Creative writing activity for individual writers

Sound and Fury Signifying Nothing

Objectives

to play with the grammar (Syntax and morphology of English

to write a poem which makes (non-)sense because of its sound

Organisation

individual work

Examples

‘Jabberwocky’ by Lewis Carroll

Charlie Chaplin’s Speech as Hinkel in the ‘Great Dictator’

Materials

A good (big) monolingual dictionary

Procedure

Either go through the dictionary and find words that you never heard of before or take a map of an English-speaking country and collect the more unusual place names or make up words which sound English but aren’t. Write them on small cards.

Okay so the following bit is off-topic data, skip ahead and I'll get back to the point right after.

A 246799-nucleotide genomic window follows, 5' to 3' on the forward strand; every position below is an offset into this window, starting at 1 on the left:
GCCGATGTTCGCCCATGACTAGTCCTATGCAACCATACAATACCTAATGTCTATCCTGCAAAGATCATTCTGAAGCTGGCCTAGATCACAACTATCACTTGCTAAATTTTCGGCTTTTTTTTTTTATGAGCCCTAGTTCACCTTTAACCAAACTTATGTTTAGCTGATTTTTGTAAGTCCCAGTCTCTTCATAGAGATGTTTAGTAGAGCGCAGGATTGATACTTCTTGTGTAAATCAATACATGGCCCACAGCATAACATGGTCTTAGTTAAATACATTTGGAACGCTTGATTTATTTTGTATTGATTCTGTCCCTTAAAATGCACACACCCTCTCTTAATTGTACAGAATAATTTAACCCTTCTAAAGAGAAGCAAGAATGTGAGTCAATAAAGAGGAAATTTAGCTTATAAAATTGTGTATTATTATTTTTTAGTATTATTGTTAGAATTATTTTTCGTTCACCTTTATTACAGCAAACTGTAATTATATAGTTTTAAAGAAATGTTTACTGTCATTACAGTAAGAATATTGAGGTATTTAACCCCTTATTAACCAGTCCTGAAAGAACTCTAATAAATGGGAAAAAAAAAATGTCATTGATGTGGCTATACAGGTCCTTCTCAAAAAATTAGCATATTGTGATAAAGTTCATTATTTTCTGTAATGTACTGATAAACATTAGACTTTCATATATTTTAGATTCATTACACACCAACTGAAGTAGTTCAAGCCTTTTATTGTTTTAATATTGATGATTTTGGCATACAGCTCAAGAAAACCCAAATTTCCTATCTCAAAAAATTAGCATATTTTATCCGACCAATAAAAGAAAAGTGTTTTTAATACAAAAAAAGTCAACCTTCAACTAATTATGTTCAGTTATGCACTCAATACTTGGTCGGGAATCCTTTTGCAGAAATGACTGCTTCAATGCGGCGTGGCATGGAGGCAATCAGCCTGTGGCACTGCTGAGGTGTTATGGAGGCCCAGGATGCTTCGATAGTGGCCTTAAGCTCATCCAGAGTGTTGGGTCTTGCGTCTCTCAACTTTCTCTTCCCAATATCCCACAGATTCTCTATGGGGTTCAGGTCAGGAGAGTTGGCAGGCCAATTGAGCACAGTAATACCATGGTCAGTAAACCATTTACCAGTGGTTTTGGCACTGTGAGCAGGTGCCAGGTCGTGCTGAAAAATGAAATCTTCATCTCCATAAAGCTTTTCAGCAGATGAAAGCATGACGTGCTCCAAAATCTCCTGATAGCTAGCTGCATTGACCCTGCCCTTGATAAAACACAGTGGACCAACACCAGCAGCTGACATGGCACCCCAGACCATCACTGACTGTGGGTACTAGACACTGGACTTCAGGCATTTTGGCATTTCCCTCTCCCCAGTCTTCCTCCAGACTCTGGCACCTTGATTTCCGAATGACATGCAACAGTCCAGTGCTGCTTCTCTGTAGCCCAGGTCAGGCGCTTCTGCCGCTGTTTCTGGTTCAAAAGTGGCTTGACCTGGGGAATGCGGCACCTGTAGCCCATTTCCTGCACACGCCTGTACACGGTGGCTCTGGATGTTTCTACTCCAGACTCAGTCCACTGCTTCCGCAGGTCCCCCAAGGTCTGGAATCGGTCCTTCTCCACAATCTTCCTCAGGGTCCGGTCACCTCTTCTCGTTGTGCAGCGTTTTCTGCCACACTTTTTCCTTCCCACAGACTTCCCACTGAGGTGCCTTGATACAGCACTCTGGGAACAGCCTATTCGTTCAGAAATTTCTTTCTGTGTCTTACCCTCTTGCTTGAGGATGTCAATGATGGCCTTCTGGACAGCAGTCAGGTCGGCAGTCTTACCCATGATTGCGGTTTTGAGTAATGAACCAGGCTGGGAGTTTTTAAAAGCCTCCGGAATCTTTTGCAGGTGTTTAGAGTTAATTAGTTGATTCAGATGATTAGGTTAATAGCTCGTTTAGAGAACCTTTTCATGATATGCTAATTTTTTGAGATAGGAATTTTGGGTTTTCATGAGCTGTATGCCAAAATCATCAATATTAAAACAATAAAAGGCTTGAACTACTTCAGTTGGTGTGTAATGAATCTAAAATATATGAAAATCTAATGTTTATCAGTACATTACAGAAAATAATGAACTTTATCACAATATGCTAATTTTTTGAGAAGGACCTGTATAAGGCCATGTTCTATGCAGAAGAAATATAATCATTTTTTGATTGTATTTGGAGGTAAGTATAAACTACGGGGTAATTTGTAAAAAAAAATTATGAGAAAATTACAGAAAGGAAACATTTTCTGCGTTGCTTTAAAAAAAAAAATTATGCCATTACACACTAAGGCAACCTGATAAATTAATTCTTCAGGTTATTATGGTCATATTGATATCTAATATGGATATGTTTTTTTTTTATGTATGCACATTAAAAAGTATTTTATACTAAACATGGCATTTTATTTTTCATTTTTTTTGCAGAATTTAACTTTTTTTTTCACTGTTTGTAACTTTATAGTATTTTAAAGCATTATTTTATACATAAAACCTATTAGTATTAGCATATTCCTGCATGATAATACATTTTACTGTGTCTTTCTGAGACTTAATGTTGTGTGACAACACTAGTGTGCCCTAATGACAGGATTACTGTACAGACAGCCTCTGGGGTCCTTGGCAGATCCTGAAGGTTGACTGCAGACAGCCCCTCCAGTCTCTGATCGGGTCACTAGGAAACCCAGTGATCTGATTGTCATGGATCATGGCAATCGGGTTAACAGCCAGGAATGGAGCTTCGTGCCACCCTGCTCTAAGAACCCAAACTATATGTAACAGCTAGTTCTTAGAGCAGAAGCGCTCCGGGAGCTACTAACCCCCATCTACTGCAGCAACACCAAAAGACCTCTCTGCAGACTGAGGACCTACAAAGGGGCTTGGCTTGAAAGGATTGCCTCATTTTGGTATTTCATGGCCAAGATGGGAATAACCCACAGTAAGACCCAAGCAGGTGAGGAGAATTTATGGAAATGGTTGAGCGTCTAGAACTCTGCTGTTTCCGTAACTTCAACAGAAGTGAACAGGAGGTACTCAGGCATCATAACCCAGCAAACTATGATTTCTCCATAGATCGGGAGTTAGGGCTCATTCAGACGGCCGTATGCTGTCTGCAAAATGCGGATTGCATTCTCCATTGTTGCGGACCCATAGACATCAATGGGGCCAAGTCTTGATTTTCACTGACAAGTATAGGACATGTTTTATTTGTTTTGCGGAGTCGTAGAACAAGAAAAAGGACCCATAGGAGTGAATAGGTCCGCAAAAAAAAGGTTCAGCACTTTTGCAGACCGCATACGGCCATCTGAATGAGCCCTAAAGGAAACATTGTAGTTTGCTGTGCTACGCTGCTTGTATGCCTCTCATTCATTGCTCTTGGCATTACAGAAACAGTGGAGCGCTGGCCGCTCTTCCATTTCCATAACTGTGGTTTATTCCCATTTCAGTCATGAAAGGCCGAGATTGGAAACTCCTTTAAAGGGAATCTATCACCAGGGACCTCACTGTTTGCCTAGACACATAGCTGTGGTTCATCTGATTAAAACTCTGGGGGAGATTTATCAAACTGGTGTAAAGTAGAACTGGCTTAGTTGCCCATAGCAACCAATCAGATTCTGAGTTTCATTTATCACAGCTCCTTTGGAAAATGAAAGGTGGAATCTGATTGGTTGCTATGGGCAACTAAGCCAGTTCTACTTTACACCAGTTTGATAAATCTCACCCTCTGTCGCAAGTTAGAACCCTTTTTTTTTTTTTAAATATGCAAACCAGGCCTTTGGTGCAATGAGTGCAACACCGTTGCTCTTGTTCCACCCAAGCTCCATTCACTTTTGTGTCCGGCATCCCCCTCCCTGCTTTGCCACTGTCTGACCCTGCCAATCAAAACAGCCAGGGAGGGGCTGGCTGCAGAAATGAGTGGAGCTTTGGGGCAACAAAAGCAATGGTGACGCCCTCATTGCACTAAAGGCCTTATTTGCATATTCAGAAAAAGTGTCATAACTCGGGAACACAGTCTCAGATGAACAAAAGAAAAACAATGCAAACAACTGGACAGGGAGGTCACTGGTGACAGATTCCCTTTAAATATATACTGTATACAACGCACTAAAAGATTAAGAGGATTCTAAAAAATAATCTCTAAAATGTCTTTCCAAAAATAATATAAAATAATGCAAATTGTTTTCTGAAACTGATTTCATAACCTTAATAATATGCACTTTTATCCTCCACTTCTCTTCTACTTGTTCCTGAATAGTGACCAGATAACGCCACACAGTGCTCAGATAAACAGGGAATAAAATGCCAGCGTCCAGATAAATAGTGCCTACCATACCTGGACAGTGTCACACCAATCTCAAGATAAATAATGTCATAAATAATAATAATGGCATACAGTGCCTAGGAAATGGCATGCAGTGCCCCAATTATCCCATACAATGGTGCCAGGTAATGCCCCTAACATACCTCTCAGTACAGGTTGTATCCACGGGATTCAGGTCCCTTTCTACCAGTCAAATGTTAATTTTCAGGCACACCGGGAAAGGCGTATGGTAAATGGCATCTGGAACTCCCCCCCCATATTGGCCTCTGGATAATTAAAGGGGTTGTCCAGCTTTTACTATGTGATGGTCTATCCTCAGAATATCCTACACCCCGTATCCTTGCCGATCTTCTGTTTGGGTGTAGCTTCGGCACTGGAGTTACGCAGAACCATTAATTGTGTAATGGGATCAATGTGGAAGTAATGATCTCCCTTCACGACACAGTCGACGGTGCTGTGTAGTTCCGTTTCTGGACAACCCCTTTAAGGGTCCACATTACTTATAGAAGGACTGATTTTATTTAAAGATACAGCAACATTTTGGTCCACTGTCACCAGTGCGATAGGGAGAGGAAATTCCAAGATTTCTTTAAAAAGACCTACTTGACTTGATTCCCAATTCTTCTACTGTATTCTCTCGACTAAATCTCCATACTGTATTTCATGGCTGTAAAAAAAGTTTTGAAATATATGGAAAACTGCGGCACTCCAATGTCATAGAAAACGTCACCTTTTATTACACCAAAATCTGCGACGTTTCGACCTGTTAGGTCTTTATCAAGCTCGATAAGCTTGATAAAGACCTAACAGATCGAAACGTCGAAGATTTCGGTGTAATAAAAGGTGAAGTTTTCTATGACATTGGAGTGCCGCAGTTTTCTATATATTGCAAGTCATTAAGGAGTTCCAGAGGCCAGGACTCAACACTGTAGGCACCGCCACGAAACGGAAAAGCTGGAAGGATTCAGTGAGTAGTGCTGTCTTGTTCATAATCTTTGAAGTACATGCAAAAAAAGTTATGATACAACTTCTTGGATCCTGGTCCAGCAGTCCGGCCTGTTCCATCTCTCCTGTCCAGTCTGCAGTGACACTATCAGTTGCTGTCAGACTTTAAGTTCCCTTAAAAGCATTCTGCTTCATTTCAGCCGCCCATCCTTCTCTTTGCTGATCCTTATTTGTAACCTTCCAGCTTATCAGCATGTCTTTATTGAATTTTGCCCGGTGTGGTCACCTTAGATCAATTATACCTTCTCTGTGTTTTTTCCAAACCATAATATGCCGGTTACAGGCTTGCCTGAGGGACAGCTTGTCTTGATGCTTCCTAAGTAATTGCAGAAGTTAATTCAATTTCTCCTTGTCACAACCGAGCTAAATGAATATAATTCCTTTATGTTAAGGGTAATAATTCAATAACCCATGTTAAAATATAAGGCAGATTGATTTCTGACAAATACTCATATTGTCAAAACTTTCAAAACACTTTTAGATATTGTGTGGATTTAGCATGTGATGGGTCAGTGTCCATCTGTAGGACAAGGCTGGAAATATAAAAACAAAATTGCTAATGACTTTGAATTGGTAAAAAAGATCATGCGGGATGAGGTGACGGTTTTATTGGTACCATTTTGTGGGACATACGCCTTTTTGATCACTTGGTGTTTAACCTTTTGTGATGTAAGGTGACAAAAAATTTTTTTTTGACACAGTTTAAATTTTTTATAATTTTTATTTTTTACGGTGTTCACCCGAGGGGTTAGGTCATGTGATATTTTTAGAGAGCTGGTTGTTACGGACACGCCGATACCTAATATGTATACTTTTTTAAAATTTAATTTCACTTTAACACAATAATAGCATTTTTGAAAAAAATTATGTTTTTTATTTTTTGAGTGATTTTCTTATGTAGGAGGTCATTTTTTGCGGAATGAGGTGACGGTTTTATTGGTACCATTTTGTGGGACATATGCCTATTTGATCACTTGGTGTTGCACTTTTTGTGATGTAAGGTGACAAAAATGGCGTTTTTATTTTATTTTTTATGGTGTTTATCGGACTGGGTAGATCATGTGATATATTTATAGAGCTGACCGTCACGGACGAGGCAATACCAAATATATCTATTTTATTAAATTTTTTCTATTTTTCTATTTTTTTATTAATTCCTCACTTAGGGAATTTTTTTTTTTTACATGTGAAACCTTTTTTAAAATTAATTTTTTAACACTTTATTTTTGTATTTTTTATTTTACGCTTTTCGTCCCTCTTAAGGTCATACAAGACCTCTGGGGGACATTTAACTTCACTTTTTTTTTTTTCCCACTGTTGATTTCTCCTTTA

Allocate these words to parts of speech, i.e. verbs (v), nouns (n), and adjectives (adj). Note that they are all content words!

Group the words according to sounds, e.g. alliterations, assonances, long and short vowels, front or back vowels etc.

Make them into a text using as many of the nonsensical content words, but make sure that their inflectional morphology is correct (past forms, plural, -ly adverbs, etc.). You also need to decide what kind of a text this is: a political speech as in Chaplin’s Great Dictator, a love poem, a heroic poem, an advertisement, etc.

Try and make the text sound as interesting and as plausible as possible.




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